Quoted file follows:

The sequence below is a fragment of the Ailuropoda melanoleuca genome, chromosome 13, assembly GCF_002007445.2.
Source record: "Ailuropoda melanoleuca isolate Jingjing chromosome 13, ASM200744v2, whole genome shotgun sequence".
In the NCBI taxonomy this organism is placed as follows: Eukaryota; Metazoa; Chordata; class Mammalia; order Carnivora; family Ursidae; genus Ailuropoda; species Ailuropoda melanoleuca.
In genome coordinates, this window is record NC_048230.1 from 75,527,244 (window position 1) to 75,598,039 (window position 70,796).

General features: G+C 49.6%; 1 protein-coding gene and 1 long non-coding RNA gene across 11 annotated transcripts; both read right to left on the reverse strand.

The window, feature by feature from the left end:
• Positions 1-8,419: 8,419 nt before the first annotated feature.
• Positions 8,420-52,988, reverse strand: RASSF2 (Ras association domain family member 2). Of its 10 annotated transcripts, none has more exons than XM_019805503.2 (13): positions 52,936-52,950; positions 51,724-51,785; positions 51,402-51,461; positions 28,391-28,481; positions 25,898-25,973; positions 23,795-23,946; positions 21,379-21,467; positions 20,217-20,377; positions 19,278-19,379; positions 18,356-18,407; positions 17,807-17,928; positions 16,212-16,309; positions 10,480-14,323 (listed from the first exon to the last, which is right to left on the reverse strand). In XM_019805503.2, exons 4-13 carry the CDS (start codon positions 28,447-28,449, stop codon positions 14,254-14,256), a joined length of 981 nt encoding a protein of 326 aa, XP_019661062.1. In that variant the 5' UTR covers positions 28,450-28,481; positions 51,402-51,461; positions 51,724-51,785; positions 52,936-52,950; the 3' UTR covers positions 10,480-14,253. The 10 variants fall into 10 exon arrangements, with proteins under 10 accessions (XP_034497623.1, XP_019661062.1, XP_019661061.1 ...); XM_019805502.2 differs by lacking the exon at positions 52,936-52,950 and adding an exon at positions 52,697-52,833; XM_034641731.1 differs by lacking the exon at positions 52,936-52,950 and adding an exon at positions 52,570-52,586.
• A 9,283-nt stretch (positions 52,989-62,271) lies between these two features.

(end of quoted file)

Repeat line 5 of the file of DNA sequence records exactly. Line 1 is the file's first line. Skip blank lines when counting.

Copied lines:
General features: G+C 49.6%; 1 protein-coding gene and 1 long non-coding RNA gene across 11 annotated transcripts; both read right to left on the reverse strand.